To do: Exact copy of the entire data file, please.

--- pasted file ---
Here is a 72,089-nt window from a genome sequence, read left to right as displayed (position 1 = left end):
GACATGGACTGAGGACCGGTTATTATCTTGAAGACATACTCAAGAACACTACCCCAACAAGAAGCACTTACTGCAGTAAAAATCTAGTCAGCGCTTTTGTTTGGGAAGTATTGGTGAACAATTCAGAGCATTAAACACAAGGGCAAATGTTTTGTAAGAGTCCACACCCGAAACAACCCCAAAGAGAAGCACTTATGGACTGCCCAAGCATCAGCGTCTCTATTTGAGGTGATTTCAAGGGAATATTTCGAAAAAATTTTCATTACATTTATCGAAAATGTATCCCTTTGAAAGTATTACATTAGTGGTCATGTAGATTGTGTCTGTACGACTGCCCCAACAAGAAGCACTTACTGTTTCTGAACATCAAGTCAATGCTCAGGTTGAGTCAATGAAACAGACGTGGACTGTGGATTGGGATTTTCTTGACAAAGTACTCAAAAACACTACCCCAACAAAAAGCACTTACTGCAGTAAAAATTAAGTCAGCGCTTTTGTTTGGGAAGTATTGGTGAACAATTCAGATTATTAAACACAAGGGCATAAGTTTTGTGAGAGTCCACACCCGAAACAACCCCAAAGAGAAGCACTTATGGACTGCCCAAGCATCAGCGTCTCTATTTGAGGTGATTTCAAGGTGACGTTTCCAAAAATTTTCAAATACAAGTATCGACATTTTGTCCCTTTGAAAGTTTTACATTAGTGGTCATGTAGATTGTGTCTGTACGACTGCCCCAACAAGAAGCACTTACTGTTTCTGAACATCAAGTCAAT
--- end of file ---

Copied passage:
Here is a 72,089-nt window from a genome sequence, read left to right as displayed (position 1 = left end):
GACATGGACTGAGGACCGGTTATTATCTTGAAGACATACTCAAGAACACTACCCCAACAAGAAGCACTTACTGCAGTAAAAATCTAGTCAGCGCTTTTGTTTGGGAAGTATTGGTGAACAATTCAGAGCATTAAACACAAGGGCAAATGTTTTGTAAGAGTCCACACCCGAAACAACCCCAAAGAGAAGCACTTATGGACTGCCCAAGCATCAGCGTCTCTATTTGAGGTGATTTCAAGGGAATATTTCGAAAAAATTTTCATTACATTTATCGAAAATGTATCCCTTTGAAAGTATTACATTAGTGGTCATGTAGATTGTGTCTGTACGACTGCCCCAACAAGAAGCACTTACTGTTTCTGAACATCAAGTCAATGCTCAGGTTGAGTCAATGAAACAGACGTGGACTGTGGATTGGGATTTTCTTGACAAAGTACTCAAAAACACTACCCCAACAAAAAGCACTTACTGCAGTAAAAATTAAGTCAGCGCTTTTGTTTGGGAAGTATTGGTGAACAATTCAGATTATTAAACACAAGGGCATAAGTTTTGTGAGAGTCCACACCCGAAACAACCCCAAAGAGAAGCACTTATGGACTGCCCAAGCATCAGCGTCTCTATTTGAGGTGATTTCAAGGTGACGTTTCCAAAAATTTTCAAATACAAGTATCGACATTTTGTCCCTTTGAAAGTTTTACATTAGTGGTCATGTAGATTGTGTCTGTACGACTGCCCCAACAAGAAGCACTTACTGTTTCTGAACATCAAGTCAAT